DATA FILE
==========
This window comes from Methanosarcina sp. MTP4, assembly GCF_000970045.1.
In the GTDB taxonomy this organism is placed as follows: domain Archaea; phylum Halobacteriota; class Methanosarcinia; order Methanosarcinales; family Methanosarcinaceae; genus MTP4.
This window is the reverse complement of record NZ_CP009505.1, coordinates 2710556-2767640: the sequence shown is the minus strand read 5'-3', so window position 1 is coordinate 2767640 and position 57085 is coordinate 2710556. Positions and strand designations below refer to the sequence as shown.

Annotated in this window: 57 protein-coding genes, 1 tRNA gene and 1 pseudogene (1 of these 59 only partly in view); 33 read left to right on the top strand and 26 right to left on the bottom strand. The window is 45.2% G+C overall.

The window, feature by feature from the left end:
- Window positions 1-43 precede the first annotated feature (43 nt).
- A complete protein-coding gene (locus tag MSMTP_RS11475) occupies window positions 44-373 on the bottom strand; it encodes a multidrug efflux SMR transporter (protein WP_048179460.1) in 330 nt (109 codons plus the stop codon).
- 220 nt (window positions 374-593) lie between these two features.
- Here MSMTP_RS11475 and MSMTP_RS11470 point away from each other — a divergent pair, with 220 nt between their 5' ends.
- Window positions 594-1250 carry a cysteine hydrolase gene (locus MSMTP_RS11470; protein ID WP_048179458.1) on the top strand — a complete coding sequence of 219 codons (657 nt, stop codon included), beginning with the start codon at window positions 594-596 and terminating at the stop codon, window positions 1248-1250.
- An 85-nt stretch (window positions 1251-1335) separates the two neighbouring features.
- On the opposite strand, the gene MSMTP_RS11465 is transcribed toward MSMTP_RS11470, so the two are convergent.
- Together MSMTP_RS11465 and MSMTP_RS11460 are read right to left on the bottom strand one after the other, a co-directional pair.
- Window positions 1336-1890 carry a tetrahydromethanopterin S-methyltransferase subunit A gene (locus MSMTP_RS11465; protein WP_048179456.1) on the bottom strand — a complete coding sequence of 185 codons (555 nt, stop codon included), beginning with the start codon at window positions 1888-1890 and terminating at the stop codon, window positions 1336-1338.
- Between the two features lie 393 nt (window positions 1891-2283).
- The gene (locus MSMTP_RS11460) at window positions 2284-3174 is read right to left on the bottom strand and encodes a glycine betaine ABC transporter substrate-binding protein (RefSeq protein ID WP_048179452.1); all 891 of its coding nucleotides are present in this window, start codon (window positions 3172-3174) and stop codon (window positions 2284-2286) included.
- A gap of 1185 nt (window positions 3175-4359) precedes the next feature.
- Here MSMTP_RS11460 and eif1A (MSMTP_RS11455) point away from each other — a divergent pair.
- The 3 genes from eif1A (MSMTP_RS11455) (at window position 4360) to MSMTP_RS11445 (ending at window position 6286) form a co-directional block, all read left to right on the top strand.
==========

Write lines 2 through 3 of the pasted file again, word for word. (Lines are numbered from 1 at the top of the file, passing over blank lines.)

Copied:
In the GTDB taxonomy this organism is placed as follows: domain Archaea; phylum Halobacteriota; class Methanosarcinia; order Methanosarcinales; family Methanosarcinaceae; genus MTP4.
This window is the reverse complement of record NZ_CP009505.1, coordinates 2710556-2767640: the sequence shown is the minus strand read 5'-3', so window position 1 is coordinate 2767640 and position 57085 is coordinate 2710556. Positions and strand designations below refer to the sequence as shown.